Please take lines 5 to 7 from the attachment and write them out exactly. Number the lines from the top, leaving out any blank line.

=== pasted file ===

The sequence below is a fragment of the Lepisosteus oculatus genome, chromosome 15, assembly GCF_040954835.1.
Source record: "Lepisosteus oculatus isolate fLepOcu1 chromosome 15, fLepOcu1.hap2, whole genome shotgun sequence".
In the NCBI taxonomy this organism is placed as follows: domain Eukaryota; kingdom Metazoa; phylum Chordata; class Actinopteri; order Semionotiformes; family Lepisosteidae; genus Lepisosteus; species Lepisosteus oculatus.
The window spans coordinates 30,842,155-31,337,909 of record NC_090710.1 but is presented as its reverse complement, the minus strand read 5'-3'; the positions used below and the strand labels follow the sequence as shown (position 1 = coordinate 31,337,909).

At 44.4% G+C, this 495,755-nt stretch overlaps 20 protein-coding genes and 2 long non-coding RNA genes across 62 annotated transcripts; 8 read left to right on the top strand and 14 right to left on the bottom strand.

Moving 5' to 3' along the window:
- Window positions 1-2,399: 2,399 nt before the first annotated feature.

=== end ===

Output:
At 44.4% G+C, this 495,755-nt stretch overlaps 20 protein-coding genes and 2 long non-coding RNA genes across 62 annotated transcripts; 8 read left to right on the top strand and 14 right to left on the bottom strand.

Moving 5' to 3' along the window:
- Window positions 1-2,399: 2,399 nt before the first annotated feature.